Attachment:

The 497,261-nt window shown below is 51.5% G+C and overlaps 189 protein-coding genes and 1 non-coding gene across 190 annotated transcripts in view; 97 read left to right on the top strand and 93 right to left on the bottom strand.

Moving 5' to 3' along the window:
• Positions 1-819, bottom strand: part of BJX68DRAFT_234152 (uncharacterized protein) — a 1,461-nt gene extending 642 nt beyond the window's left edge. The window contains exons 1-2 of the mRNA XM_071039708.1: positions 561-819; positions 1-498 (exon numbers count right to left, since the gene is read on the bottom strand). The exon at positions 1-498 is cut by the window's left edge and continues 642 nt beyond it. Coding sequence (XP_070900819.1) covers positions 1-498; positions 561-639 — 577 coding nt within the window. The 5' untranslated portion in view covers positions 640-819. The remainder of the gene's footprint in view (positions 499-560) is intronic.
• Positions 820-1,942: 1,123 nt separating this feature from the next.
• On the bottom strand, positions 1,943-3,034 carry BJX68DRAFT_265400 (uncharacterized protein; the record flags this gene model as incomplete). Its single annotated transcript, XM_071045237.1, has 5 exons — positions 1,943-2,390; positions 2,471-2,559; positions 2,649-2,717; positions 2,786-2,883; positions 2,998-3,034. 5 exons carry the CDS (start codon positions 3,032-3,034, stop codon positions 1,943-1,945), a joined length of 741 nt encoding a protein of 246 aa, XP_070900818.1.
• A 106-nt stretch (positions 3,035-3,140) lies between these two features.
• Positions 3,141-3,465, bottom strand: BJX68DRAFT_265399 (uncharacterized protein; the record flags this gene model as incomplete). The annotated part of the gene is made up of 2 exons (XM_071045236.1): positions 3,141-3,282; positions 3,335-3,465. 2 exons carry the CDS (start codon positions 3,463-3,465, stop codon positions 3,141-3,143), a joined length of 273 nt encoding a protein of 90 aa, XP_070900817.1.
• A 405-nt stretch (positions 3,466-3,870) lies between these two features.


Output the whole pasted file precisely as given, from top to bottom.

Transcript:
The 497,261-nt window shown below is 51.5% G+C and overlaps 189 protein-coding genes and 1 non-coding gene across 190 annotated transcripts in view; 97 read left to right on the top strand and 93 right to left on the bottom strand.

Moving 5' to 3' along the window:
• Positions 1-819, bottom strand: part of BJX68DRAFT_234152 (uncharacterized protein) — a 1,461-nt gene extending 642 nt beyond the window's left edge. The window contains exons 1-2 of the mRNA XM_071039708.1: positions 561-819; positions 1-498 (exon numbers count right to left, since the gene is read on the bottom strand). The exon at positions 1-498 is cut by the window's left edge and continues 642 nt beyond it. Coding sequence (XP_070900819.1) covers positions 1-498; positions 561-639 — 577 coding nt within the window. The 5' untranslated portion in view covers positions 640-819. The remainder of the gene's footprint in view (positions 499-560) is intronic.
• Positions 820-1,942: 1,123 nt separating this feature from the next.
• On the bottom strand, positions 1,943-3,034 carry BJX68DRAFT_265400 (uncharacterized protein; the record flags this gene model as incomplete). Its single annotated transcript, XM_071045237.1, has 5 exons — positions 1,943-2,390; positions 2,471-2,559; positions 2,649-2,717; positions 2,786-2,883; positions 2,998-3,034. 5 exons carry the CDS (start codon positions 3,032-3,034, stop codon positions 1,943-1,945), a joined length of 741 nt encoding a protein of 246 aa, XP_070900818.1.
• A 106-nt stretch (positions 3,035-3,140) lies between these two features.
• Positions 3,141-3,465, bottom strand: BJX68DRAFT_265399 (uncharacterized protein; the record flags this gene model as incomplete). The annotated part of the gene is made up of 2 exons (XM_071045236.1): positions 3,141-3,282; positions 3,335-3,465. 2 exons carry the CDS (start codon positions 3,463-3,465, stop codon positions 3,141-3,143), a joined length of 273 nt encoding a protein of 90 aa, XP_070900817.1.
• A 405-nt stretch (positions 3,466-3,870) lies between these two features.